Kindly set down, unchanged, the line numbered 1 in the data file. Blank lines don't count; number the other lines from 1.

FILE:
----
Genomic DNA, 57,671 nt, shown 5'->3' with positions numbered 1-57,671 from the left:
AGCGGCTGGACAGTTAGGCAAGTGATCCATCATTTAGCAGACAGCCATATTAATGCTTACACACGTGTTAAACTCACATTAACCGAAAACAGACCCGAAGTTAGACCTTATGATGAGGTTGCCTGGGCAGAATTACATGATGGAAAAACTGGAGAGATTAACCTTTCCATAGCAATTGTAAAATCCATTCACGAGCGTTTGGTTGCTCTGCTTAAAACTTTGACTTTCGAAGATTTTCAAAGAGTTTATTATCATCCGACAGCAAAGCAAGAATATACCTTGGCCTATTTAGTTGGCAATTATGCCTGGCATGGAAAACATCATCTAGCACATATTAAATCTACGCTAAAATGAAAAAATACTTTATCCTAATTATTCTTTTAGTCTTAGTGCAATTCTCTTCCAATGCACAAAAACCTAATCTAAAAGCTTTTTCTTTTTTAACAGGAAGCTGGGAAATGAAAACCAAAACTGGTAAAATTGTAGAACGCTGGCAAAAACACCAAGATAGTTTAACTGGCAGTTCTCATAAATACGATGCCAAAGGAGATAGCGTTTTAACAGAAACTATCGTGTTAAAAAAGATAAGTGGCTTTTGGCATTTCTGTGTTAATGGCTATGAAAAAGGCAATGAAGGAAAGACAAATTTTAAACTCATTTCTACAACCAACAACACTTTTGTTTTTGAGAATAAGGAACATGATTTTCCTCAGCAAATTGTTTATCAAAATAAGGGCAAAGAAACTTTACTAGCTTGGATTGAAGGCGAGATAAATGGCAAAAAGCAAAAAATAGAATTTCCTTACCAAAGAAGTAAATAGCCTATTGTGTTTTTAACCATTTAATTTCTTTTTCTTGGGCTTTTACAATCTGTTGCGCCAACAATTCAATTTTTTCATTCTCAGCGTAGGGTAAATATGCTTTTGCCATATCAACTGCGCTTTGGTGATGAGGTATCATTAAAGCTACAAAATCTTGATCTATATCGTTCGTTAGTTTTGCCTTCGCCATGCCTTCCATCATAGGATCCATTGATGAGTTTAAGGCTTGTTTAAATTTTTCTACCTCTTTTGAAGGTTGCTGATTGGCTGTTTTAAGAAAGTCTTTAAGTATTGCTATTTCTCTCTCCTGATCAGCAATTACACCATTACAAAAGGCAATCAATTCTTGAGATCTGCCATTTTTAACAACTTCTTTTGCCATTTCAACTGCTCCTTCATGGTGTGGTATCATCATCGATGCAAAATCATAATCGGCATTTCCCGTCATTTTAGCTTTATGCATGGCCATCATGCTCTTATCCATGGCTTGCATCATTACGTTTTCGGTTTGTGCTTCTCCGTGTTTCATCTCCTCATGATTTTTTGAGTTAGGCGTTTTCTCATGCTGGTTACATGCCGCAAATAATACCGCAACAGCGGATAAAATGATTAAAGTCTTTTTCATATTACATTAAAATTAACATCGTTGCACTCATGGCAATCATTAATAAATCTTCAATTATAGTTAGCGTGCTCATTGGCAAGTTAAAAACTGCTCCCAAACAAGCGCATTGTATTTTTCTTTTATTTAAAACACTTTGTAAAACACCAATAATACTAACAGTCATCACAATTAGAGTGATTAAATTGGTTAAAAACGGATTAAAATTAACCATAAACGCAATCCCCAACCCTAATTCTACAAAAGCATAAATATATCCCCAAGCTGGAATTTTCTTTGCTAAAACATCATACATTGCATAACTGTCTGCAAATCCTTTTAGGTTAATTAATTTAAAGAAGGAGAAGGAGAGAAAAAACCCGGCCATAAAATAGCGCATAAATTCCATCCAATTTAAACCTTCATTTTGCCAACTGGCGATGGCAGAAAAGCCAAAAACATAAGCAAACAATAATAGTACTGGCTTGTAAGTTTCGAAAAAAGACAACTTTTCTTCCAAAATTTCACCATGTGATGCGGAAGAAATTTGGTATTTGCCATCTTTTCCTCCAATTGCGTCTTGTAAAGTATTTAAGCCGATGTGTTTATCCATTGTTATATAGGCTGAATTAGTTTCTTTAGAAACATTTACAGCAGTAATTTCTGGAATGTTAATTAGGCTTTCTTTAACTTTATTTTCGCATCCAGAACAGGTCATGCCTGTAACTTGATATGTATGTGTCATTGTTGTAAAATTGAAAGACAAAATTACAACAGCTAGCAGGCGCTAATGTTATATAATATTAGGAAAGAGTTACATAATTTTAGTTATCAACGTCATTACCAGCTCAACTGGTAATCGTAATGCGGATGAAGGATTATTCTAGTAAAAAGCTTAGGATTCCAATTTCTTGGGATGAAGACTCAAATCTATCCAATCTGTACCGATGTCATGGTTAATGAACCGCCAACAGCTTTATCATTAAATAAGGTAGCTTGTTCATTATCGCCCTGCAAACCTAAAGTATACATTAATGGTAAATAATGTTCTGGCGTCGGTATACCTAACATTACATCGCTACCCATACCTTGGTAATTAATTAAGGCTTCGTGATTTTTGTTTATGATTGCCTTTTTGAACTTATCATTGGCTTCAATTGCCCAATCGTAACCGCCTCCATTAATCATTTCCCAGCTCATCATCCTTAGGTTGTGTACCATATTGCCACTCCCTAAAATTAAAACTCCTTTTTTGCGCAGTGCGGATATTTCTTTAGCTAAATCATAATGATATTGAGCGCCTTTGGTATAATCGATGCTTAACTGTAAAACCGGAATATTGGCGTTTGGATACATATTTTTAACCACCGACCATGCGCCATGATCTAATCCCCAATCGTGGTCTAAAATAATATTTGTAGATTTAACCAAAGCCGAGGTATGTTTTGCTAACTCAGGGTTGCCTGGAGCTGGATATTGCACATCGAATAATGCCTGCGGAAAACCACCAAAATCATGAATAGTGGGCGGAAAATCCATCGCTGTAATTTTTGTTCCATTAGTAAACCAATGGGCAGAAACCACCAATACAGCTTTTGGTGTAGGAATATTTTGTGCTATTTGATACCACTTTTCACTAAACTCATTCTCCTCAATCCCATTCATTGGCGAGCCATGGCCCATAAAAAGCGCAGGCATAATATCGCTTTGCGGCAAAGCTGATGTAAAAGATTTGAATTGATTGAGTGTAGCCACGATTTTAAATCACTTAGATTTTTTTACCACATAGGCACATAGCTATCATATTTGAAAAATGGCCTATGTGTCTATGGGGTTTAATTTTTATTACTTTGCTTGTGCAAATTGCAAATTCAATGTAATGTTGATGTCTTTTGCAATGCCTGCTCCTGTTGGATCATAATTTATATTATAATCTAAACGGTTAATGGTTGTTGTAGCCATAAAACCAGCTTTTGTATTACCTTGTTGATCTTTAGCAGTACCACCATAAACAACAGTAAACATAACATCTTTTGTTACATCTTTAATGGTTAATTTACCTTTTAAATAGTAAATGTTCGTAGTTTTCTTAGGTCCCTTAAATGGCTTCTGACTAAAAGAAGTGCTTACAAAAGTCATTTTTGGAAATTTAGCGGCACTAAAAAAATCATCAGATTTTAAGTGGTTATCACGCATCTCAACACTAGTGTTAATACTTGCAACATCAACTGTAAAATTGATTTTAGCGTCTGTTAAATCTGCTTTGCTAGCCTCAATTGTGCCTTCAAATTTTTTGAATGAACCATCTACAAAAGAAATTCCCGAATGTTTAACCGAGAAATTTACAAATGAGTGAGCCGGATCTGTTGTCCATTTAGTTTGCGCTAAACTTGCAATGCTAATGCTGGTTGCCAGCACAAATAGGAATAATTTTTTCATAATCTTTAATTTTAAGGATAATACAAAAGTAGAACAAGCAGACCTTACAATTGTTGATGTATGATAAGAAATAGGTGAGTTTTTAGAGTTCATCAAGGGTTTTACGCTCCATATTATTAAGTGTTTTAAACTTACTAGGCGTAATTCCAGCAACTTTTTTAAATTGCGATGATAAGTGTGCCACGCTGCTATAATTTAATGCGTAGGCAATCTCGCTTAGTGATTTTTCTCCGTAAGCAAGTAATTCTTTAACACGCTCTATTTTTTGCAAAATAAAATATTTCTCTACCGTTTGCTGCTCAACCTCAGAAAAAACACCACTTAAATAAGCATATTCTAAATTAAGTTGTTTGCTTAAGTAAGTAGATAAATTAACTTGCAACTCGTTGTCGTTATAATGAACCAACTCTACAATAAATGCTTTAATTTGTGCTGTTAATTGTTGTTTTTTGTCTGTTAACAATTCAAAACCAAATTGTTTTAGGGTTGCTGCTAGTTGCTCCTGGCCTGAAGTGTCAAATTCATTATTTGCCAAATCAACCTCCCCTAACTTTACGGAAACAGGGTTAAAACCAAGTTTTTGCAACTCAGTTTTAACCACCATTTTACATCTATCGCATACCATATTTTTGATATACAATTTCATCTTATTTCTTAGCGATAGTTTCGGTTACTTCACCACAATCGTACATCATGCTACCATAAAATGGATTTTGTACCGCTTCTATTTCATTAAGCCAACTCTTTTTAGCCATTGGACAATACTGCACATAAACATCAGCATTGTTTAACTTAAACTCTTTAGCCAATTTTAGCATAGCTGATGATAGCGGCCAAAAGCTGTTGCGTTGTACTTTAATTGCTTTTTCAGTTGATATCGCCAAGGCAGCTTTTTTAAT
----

Genomic DNA, 57,671 nt, shown 5'->3' with positions numbered 1-57,671 from the left: